I am experiencing existential gloom. The church is being kind. When you’re grieving, it’s easier to be among the grieving, as most of them are moving at some analogue of your social speed, being, not very much. It’s been very kind of Mike and Paul and Keith and Jeff to keep me busy. I’m going to church on Sunday, but it’s in Coquitlam, so I’ll be checking for rides shortly.
Anita offered me a ride less than a year ago.
My heart is wrenched for John, for whom Anita really was the light of his life, a beautiful person and a worthy partner. His trials are being met with much grace.
Lists are flippcking dangerous, they really are.
I know as a matter of dispassionate, provable, established fact, that checklists of all kinds are necessary for human beings to accomplish consistent process outcomes in predictable, potentially hazardous and easily worsened situations.
All of life arguably falls into those categories. Ergo lists are good. But in the same way that the map is not the territory, and the written word is not speech, or the intelligence that made the speech and thus rendered itself audible to me is not the speech, lists are not life.
Even if they save your life, they aren’t life. I can remember a list saving my life only once; an angel in human form arrived on the wings of the list, and I recovered myself from the three meter sinkhole my life was rapidly becoming with her pragmatic and calmly well-intentioned assistance. As most people are aware, often the speed with which you accept advice varies with the warmth of its presentation.
When I say lists are dangerous, I mean to me personally. I never learned to check any lists I made, so making them is hazardous as it removes the mental sting of the necessary task, and then I don’t check my list. It’s a temporary reprieve from having something bugging me. Only shopping lists are free from this mental lacuna. Until the lists bite back, I’m going to wander off topic and pile a bunch of stuff that has never been in that order before into a tower of unformatted lists.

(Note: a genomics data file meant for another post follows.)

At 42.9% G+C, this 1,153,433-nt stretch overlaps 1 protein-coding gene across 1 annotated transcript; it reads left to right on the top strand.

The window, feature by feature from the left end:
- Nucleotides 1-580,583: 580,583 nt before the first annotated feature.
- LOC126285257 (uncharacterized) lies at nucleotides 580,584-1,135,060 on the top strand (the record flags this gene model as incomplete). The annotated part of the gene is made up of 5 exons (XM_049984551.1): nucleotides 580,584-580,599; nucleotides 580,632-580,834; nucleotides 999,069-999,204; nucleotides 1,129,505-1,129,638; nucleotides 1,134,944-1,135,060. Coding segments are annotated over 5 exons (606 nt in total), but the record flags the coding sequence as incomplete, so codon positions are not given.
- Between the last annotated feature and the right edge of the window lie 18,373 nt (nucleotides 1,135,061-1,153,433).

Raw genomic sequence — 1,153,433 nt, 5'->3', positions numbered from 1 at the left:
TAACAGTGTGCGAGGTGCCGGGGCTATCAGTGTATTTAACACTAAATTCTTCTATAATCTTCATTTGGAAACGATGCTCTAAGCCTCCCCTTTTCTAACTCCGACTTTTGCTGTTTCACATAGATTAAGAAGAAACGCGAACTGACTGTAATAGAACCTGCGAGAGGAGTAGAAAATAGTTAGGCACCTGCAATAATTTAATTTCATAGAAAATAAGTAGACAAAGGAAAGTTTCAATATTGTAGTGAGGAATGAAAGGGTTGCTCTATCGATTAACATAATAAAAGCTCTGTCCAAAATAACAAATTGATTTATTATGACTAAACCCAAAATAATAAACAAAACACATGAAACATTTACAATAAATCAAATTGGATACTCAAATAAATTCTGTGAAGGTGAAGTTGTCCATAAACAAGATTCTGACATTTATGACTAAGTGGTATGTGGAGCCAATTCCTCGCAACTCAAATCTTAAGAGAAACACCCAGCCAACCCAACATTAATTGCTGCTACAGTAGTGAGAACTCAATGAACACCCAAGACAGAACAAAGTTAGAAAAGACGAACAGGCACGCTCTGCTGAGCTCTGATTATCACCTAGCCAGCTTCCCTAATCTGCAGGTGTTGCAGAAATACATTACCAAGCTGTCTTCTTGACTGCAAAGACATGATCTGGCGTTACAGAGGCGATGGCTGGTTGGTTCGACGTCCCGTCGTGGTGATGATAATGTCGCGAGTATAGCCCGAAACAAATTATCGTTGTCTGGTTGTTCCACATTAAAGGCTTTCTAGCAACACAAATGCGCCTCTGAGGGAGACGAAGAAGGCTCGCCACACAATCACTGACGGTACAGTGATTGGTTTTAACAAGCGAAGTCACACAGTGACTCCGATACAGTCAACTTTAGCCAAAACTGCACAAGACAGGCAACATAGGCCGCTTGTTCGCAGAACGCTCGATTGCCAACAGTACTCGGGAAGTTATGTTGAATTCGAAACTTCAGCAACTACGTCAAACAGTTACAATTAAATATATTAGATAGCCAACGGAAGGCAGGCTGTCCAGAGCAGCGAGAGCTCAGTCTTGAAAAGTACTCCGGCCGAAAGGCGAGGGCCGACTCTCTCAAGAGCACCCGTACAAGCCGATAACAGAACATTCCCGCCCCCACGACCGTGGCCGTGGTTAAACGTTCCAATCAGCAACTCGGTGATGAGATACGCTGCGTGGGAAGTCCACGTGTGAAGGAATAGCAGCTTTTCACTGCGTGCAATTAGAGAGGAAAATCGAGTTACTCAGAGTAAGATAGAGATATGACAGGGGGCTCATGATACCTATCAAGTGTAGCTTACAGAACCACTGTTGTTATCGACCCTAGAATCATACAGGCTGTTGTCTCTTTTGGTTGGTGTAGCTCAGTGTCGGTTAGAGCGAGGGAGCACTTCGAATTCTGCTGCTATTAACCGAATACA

Out of it come the juxtapositions that other people find so striking and to me are the way the walls and floor come together. Oh look! a wall and a floor! Yeah, so. You never made me see the wall and the floor like that before!
They do not come from lists, these moments.
When I was young and impressionable, I learned that Pablo Picasso had rooms piled with art and pottery and candid junk at La Californie, his impossibly wonderful house, and that no one was allowed to touch the piles and stacks except children and animals, and then only by accident.
When there was an accident (which was not frequent as the children were not monsters of destruction) he’d just say, “Que bueno!”
They do tell me I’m a lazy person, my piles of stuff. But they are also piles of inspiration, and I can’t make a list for that.